Many of Daddy Oh Daddy's products are made in Japan, both in sewing and fabric. We utilize relatively expensive materials and incorporate traditional Japanese weaving styles, such as Banshu-ori, which has been around for 200 years. This method involves dyeing the thread before weaving, which is another weaving method that has been around for many years. Other traditional Japanese textiles are also used.

We are trying to give some uniqueness to our products. Japanese textile makers provide us with textiles made only for our company and made in Japan. This fabric has excellent antibacterial and deodorant properties, water absorption and quick-drying properties, and stretching properties.  Mou jon jon's ripple pants are made of this fabric and created by the Japanese in our factory in Japan.  They are durable、easy to wear, and comfortable to the touch, making them a top-rated product. Many of our customers have told us that they have found similar products from other companies at lower prices, but our products are stronger and last longer, even if they are slightly more expensive.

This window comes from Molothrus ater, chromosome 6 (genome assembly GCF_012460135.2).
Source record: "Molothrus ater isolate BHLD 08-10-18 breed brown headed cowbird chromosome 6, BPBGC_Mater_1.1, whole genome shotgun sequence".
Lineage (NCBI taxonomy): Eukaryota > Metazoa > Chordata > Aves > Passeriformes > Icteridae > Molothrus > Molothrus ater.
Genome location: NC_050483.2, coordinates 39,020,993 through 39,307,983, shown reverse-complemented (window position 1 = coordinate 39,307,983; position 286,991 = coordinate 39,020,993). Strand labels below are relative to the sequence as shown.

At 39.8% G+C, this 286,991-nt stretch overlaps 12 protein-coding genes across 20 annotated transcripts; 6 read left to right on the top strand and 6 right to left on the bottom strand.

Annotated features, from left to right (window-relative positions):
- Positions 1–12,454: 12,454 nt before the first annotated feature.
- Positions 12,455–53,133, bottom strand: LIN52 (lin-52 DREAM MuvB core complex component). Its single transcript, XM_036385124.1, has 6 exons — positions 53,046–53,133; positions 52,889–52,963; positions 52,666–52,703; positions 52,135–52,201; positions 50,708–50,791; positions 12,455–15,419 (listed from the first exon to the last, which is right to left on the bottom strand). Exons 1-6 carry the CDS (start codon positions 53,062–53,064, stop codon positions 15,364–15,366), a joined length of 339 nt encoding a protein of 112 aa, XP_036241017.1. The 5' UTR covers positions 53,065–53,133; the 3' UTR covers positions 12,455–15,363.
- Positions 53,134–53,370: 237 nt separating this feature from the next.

Children’s clothes


We know that most of your brands cater to children in terms of design. However, Daddy Oh Daddy has a unique approach that aims to blend urban esthetics with practical outdoor styles that cater to children but appeal to parents. This is an exciting and distinctive feature of the brand. Regarding marketing and branding, what strategy does Daddy Oh Daddy employ to appeal to its target demographic of modern families seeking to coordinate urban outdoor wear?


Daddy Oh Daddy brand